Friday, December 16, 2011

The 2012 Exxon Mobil view of the future

Each year the major oil companies publish their projections on fossil fuel supplies as they foresee them developing over future decades. Last year I reviewed those for BP; Exxon Mobil; and the projections from Shell. Exxon Mobil (EM) has just released their new set of projections. With this publication they have also stepped a little further into the future, looking to an end point in 2040, rather than the shorter 2030 time frame of last year’s report.

One of the immediately striking effects of the change in end date is the highlight on the growth of the global population. In last year’s document the global population was expected to reach 7.9 billion by 2030, now the projection is for the population to increase to nearly nine billion by 2040. We are at roughly 7 billion today, and the acceleration in the future growth rate of the population will make it more difficult to improve the average global lifestyle. This is particularly true when the locus of that growth is defined as coming largely from India and Africa.

Anticipated growth in population in various parts of the world (EM Outlook for Energy 2012)

More tellingly EM anticipates that the number of households will increase by 50% over the next 30 years, and with that growth comes the demand for electrical power. EM looks at both industrial and domestic energy demand growth, tying it in with this population growth, and expects that, while OECD GDP will more than double, it will do so with only a small amount of growth in energy demand, with the somewhat smaller growth in GDP in the rest of the world using a considerable amount more of the growth in energy demand that EM foresees. In countries such as China the increased demand for space and energy come as, with greater affluence, families will no longer remain crowded into multi-generational dwellings but will move more to single family occupancy.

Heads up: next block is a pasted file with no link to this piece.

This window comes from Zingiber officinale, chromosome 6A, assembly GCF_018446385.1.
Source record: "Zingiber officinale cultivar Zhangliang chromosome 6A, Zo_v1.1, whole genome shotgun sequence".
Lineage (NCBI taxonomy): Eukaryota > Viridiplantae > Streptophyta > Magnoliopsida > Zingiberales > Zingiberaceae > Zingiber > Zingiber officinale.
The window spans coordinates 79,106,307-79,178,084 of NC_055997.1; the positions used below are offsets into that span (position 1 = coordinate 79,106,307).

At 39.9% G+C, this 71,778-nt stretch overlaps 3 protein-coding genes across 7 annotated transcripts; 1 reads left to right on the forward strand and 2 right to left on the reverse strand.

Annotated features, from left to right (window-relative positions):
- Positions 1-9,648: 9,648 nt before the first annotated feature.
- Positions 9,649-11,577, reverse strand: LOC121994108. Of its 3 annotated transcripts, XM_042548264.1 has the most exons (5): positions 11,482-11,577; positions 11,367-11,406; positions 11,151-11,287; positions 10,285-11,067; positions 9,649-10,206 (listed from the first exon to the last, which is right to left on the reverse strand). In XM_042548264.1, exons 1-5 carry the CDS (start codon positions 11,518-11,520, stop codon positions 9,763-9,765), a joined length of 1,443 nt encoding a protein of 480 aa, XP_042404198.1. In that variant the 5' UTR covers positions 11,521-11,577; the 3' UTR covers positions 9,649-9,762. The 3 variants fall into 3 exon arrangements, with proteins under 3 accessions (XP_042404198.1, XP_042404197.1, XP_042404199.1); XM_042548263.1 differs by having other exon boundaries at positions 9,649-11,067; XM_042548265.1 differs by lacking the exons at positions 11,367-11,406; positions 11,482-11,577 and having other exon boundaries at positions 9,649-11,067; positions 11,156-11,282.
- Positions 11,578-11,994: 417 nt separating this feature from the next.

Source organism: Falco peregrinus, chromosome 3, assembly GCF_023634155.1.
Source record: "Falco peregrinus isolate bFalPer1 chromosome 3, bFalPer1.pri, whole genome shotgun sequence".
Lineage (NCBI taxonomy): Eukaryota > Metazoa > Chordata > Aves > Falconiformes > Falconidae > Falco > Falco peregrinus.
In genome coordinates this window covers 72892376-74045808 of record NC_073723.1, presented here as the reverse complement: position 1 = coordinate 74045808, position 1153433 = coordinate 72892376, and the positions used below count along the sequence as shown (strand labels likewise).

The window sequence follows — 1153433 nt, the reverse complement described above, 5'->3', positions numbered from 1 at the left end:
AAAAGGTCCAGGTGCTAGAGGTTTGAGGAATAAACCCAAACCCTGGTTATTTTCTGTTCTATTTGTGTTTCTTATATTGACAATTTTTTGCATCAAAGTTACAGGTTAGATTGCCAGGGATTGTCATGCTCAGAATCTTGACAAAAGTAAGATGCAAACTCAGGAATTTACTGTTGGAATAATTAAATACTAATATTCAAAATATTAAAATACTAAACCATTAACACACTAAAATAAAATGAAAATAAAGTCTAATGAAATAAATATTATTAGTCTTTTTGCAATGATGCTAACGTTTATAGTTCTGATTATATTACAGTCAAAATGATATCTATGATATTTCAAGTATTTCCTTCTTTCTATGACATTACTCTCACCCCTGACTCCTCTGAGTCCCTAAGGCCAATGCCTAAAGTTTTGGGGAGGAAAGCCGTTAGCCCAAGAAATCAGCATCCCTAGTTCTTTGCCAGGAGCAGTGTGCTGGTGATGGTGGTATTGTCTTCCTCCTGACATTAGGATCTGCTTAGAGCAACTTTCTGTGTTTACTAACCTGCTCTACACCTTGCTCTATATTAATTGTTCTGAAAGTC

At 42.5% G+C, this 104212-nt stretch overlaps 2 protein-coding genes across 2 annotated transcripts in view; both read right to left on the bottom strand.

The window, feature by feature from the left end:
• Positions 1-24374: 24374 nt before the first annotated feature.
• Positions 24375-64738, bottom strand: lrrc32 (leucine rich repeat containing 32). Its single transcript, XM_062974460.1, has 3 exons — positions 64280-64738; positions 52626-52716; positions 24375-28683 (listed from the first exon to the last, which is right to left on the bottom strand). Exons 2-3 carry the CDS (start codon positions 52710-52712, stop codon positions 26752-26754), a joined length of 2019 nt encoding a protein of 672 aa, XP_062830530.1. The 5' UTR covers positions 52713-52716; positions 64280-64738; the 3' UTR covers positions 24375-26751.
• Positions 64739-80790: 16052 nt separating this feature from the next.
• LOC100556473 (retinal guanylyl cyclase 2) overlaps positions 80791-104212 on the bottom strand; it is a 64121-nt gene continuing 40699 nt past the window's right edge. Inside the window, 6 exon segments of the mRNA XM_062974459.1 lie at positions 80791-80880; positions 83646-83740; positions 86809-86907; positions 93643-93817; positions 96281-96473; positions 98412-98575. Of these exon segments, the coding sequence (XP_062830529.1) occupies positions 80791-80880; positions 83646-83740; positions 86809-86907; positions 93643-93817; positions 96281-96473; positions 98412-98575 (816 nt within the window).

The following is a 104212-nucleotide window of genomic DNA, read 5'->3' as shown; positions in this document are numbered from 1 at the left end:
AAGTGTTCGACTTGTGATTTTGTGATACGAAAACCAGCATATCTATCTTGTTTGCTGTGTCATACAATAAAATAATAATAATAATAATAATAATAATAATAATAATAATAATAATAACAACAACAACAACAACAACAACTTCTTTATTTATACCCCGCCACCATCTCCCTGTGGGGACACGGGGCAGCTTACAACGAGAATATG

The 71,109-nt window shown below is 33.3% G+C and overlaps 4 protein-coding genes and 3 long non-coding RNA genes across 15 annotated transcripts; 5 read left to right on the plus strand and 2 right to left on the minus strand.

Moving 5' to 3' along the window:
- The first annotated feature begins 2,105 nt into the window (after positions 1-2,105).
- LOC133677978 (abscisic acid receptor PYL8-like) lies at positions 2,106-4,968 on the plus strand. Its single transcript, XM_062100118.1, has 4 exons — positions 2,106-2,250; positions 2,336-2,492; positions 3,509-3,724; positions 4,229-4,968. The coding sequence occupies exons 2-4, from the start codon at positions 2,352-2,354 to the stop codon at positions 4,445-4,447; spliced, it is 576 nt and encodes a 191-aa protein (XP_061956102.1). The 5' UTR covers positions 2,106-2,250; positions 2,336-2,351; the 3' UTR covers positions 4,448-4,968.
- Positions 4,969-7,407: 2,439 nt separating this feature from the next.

(As an update and an illustration how two different folk can view the same document, you might find Gregor's post on the same topic of some interest).

Where the growth in demand will come from (EM Outlook for Energy 2012)

With the rising affluence of the developing countries, EM still continues to see continued improvements in energy efficiency lowering the overall average household demand for energy through the next three decades. It is an argument that I believe requires more justification than they provide. It is interesting, apropos my recent interest in Azerbaijan and Turkmenistan, that EM do not see much change in the fortunes of those who like around the Caspian Sea. It is perhaps a cynical, but realistic view of where that energy wealth will end up.

Change in domicile, and the energy demand for the average home (EM Outlook for Energy 2012)

The most important part of the Review however, since it deals with energy, is how EM decides where this future energy will come from. They see a large movement towards diesel in the transportation industry as hybrids and electric vehicles reduce gasoline demand, and increased fuel efficiency with lighter vehicles combine to stabilize the overall levels of gasoline required.

Change in the fuel mix needed for transportation.

Overall the amount of oil needed for transportation will continue to increase, overall by about 80%, and when this is combined with other needs, EM sees that global demand for oil will increase, by 2040 to around 110 mbd at a steady rate of increase overall from today, although the way in which the mix is put together is anticipated to change considerably. (And as an aside this projects less than a 1 mbd per year increase in demand, which falls below the levels which others, such as OPEC, foresee. OPEC anticipate a growth in demand of 1.1 mbd in 2012, according to the December MOMR).